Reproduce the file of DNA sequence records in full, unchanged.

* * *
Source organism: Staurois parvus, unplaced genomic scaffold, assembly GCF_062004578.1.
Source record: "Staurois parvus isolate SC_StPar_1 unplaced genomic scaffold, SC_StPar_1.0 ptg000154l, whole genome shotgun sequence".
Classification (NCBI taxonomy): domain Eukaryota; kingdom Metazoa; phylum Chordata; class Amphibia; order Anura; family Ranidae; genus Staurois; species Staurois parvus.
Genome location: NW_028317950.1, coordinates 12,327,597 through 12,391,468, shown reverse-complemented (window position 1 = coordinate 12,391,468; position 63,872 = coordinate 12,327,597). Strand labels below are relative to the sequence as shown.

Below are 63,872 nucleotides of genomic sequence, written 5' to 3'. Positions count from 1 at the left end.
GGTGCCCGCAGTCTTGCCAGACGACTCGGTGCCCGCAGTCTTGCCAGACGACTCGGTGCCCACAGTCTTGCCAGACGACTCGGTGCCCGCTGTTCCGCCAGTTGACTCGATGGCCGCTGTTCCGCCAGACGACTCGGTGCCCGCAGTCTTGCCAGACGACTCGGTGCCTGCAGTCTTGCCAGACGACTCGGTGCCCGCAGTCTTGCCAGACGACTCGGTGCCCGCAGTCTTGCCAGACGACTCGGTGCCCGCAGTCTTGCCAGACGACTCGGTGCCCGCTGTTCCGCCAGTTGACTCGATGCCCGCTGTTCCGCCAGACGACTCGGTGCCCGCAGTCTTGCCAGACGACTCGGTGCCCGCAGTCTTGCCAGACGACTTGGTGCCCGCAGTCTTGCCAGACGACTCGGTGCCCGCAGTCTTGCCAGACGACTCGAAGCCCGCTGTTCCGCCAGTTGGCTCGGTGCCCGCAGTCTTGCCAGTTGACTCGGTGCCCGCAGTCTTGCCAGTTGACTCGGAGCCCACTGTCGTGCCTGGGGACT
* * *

Source organism: Staurois parvus, unplaced genomic scaffold, assembly GCF_062004578.1.
Source record: "Staurois parvus isolate SC_StPar_1 unplaced genomic scaffold, SC_StPar_1.0 ptg000154l, whole genome shotgun sequence".
Classification (NCBI taxonomy): domain Eukaryota; kingdom Metazoa; phylum Chordata; class Amphibia; order Anura; family Ranidae; genus Staurois; species Staurois parvus.
Genome location: NW_028317950.1, coordinates 12,327,597 through 12,391,468, shown reverse-complemented (window position 1 = coordinate 12,391,468; position 63,872 = coordinate 12,327,597). Strand labels below are relative to the sequence as shown.

Below are 63,872 nucleotides of genomic sequence, written 5' to 3'. Positions count from 1 at the left end.
GGTGCCCGCAGTCTTGCCAGACGACTCGGTGCCCGCAGTCTTGCCAGACGACTCGGTGCCCACAGTCTTGCCAGACGACTCGGTGCCCGCTGTTCCGCCAGTTGACTCGATGGCCGCTGTTCCGCCAGACGACTCGGTGCCCGCAGTCTTGCCAGACGACTCGGTGCCTGCAGTCTTGCCAGACGACTCGGTGCCCGCAGTCTTGCCAGACGACTCGGTGCCCGCAGTCTTGCCAGACGACTCGGTGCCCGCAGTCTTGCCAGACGACTCGGTGCCCGCTGTTCCGCCAGTTGACTCGATGCCCGCTGTTCCGCCAGACGACTCGGTGCCCGCAGTCTTGCCAGACGACTCGGTGCCCGCAGTCTTGCCAGACGACTTGGTGCCCGCAGTCTTGCCAGACGACTCGGTGCCCGCAGTCTTGCCAGACGACTCGAAGCCCGCTGTTCCGCCAGTTGGCTCGGTGCCCGCAGTCTTGCCAGTTGACTCGGTGCCCGCAGTCTTGCCAGTTGACTCGGAGCCCACTGTCGTGCCTGGGGACT